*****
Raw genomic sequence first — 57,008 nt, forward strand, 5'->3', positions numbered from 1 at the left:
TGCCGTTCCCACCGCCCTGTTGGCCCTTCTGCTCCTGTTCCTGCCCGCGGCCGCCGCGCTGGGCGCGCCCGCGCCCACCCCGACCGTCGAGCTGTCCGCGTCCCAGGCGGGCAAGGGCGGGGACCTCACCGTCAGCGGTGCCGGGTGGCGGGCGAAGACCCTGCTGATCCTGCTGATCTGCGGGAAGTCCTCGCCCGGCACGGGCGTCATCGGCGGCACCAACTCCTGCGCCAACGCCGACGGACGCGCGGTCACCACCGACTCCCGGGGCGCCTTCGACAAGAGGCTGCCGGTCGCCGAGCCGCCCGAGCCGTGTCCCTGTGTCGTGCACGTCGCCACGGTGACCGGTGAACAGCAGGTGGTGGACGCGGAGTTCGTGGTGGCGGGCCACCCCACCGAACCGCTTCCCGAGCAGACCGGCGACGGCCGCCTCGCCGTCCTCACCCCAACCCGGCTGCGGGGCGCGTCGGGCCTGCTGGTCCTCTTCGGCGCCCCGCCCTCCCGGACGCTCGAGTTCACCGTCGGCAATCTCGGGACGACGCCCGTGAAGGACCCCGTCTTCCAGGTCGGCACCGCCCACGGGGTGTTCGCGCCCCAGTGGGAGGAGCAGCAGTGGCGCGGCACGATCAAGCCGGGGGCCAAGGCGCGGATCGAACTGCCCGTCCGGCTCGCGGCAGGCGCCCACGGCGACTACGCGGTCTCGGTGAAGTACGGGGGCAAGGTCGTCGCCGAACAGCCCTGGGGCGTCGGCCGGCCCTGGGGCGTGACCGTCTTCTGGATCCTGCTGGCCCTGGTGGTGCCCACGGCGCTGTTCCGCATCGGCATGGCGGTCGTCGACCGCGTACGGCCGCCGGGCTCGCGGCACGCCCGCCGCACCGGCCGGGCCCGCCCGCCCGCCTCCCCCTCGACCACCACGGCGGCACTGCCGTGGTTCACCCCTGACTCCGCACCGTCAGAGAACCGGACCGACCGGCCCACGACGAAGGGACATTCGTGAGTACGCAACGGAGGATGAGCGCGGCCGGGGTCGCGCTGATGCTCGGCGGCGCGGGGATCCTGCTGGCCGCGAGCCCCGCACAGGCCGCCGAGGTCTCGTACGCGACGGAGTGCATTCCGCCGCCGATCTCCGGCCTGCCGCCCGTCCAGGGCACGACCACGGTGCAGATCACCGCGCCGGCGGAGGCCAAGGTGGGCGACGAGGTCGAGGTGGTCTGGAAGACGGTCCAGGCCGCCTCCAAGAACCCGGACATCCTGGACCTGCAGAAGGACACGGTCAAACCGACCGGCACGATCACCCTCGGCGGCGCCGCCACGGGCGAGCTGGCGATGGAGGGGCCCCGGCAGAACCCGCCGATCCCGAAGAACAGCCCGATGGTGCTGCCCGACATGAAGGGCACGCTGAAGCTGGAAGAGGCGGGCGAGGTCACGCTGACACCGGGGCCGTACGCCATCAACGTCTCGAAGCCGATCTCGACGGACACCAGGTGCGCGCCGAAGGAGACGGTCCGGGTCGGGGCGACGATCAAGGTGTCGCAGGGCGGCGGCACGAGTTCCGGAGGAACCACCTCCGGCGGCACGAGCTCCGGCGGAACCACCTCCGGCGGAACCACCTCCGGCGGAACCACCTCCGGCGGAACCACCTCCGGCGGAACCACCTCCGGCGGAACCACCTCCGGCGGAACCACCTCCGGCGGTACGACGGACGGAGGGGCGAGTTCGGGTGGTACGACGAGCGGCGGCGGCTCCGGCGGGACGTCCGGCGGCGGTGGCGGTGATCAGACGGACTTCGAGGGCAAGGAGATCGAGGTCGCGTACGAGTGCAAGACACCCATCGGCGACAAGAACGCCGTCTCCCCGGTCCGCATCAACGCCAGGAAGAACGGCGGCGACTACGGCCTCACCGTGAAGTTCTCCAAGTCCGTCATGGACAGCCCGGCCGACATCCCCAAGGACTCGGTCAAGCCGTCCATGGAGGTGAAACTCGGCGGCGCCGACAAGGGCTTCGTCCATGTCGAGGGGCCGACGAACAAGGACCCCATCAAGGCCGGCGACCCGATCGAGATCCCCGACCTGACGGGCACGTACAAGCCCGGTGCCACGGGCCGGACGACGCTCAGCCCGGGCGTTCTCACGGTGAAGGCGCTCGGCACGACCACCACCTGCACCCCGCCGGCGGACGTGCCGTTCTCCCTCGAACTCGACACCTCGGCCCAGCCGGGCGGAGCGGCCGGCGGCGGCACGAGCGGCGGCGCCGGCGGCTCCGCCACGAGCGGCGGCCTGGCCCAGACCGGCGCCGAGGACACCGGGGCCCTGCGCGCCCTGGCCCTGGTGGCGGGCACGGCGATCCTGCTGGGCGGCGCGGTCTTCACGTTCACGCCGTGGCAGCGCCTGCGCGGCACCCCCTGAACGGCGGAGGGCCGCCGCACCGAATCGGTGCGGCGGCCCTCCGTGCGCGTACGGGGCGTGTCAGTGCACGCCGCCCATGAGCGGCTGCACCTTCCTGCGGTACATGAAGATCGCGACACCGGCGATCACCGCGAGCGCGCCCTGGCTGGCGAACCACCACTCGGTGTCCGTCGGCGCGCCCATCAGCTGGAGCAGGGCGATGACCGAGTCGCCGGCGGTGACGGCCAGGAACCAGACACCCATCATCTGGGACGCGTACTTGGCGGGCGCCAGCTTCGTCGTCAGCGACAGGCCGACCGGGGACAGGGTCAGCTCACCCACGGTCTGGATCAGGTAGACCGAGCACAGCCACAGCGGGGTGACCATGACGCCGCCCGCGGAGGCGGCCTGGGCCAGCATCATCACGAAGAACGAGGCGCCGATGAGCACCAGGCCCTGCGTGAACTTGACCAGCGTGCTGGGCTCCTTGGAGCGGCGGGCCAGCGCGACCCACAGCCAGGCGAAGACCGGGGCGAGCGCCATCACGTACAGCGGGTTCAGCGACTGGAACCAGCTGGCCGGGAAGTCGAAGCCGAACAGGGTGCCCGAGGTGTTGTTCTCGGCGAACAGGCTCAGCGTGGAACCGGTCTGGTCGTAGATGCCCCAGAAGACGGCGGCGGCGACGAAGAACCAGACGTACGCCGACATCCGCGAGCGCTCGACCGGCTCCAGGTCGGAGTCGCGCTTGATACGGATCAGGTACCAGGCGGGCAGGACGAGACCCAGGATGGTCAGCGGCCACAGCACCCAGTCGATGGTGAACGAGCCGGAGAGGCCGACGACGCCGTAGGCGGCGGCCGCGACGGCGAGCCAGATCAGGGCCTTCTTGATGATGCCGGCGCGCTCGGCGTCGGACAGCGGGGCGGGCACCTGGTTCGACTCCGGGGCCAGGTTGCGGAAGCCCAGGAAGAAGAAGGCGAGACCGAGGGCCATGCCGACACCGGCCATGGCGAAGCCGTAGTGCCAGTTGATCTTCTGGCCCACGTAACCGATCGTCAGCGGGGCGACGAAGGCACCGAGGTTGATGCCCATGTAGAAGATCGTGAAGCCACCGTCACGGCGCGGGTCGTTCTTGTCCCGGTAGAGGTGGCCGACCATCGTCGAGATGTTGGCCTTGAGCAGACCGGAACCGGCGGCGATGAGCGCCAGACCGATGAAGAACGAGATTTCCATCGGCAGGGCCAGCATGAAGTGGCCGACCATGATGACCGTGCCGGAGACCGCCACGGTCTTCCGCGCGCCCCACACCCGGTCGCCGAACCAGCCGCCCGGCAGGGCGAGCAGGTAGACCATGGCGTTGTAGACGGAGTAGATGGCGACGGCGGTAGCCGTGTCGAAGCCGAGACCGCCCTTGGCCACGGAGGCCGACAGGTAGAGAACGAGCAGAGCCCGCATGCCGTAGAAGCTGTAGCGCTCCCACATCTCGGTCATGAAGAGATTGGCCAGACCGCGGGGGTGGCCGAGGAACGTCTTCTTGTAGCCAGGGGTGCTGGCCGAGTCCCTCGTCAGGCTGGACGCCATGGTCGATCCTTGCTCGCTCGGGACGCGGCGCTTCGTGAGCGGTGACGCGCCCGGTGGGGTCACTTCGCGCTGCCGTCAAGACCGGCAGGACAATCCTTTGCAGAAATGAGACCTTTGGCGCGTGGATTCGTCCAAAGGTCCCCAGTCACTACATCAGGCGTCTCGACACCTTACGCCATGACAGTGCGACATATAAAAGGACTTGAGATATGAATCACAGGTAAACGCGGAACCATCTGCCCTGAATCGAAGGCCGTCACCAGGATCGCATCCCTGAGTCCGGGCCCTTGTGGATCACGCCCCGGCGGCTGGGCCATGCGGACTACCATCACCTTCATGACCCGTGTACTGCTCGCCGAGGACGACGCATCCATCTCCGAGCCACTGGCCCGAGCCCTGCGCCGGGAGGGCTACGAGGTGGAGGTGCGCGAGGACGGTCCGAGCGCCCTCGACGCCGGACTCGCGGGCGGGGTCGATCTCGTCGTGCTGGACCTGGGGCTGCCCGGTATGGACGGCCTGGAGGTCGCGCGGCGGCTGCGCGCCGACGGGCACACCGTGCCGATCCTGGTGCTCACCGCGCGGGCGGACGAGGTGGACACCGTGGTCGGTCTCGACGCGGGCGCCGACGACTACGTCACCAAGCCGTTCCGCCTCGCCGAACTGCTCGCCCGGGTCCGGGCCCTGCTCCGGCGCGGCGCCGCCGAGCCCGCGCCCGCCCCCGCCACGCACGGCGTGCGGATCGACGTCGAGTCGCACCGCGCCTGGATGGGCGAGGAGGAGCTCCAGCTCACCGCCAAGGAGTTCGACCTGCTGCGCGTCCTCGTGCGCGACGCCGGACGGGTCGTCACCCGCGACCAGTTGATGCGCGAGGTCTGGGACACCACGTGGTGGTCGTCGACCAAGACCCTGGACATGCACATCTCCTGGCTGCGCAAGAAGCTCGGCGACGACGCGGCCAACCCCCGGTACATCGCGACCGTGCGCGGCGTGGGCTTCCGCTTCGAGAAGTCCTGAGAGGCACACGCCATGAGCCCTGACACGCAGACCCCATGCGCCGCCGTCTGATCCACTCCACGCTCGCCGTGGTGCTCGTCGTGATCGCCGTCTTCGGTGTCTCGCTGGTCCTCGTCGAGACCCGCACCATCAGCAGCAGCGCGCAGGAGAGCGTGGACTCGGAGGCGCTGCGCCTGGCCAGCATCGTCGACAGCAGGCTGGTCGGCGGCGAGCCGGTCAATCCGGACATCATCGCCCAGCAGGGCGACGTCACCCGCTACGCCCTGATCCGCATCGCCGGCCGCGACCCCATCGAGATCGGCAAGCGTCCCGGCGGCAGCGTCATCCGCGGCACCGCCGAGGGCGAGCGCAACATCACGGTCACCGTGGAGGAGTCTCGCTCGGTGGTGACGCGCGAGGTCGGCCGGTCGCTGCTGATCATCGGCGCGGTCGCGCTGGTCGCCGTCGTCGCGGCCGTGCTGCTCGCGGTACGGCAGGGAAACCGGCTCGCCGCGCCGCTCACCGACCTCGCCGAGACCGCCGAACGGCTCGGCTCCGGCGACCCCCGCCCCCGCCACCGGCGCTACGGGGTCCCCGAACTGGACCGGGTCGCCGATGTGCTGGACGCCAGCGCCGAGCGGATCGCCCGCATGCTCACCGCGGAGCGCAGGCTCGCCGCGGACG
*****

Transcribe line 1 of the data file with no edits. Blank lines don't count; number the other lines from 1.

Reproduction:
Raw genomic sequence first — 57,008 nt, forward strand, 5'->3', positions numbered from 1 at the left: